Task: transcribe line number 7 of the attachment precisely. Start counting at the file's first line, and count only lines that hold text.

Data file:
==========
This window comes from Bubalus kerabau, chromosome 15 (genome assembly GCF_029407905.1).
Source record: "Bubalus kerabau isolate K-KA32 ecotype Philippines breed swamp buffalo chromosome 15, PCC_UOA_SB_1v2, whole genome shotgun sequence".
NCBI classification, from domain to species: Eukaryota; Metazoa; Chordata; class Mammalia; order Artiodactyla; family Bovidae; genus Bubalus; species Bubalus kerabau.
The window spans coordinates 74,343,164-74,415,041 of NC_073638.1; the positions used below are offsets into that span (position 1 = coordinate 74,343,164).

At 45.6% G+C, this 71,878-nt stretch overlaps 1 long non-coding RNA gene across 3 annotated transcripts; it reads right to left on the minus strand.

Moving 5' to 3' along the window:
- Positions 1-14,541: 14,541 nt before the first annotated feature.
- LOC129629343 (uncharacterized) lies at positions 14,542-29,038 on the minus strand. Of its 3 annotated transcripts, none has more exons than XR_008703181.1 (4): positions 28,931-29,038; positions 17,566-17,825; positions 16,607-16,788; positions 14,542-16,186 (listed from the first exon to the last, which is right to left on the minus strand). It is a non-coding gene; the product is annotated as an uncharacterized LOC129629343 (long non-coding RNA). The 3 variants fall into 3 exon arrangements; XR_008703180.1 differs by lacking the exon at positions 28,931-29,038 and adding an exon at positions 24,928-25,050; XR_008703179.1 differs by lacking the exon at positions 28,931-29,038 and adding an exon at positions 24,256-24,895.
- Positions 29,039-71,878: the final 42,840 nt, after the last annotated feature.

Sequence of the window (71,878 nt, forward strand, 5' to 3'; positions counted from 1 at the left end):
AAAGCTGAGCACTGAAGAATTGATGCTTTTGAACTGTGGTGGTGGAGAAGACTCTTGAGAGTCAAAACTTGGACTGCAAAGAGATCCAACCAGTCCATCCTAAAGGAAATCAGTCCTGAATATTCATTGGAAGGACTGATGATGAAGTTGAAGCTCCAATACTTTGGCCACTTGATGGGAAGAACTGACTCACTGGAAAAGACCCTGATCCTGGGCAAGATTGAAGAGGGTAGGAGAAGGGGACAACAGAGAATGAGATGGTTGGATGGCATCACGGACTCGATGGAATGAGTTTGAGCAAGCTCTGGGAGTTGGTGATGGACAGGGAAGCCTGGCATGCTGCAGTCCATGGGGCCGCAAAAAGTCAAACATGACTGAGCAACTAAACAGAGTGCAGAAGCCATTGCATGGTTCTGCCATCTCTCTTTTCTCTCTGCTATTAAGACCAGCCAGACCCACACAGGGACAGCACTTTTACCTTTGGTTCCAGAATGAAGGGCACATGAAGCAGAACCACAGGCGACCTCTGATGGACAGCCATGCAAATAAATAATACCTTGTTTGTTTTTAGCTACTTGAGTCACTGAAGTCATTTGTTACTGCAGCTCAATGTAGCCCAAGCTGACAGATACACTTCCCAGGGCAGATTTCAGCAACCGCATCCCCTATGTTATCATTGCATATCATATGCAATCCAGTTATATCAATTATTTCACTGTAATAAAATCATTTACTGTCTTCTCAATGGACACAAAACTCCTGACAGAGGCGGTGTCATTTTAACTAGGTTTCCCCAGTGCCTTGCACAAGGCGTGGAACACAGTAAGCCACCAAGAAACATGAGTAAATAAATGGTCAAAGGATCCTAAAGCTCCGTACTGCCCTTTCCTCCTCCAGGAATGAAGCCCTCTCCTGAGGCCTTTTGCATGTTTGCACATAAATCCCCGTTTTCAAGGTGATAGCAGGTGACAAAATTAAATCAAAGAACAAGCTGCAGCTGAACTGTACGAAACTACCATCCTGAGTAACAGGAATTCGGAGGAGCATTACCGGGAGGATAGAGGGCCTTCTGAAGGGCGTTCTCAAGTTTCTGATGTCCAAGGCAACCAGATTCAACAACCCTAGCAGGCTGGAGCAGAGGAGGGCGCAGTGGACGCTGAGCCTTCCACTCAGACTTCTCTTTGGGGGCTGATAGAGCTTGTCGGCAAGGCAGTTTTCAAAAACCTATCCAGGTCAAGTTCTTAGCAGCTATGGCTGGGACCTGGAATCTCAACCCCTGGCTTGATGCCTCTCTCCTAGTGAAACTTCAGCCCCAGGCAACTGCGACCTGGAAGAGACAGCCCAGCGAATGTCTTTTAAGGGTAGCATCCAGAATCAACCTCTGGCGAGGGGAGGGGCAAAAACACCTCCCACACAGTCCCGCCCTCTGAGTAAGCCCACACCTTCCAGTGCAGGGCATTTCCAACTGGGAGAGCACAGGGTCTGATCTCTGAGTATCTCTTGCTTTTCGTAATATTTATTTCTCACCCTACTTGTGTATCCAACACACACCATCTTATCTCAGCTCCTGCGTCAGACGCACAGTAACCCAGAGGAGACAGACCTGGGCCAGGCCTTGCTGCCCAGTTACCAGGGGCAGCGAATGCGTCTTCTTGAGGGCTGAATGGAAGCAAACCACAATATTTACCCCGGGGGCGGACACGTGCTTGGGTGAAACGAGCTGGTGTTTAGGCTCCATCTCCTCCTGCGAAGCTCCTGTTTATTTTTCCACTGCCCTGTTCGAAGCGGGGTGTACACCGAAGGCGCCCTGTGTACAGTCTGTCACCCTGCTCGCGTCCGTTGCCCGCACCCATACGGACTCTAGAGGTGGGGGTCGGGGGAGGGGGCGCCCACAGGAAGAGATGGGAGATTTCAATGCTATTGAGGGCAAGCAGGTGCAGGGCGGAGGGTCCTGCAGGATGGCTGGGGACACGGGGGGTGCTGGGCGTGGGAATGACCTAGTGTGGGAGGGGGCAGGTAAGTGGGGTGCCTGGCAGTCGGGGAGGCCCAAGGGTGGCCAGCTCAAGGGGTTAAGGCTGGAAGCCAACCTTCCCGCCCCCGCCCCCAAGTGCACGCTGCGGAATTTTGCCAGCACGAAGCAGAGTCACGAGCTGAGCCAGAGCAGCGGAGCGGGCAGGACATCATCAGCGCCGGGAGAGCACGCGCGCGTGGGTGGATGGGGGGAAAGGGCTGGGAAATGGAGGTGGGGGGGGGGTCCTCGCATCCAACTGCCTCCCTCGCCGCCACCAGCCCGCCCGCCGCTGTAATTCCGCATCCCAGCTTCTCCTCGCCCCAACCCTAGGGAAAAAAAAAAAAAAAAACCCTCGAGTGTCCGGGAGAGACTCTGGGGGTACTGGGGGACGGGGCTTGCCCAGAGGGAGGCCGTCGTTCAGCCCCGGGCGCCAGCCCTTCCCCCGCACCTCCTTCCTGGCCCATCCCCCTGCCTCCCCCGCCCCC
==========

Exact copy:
- Positions 1-14,541: 14,541 nt before the first annotated feature.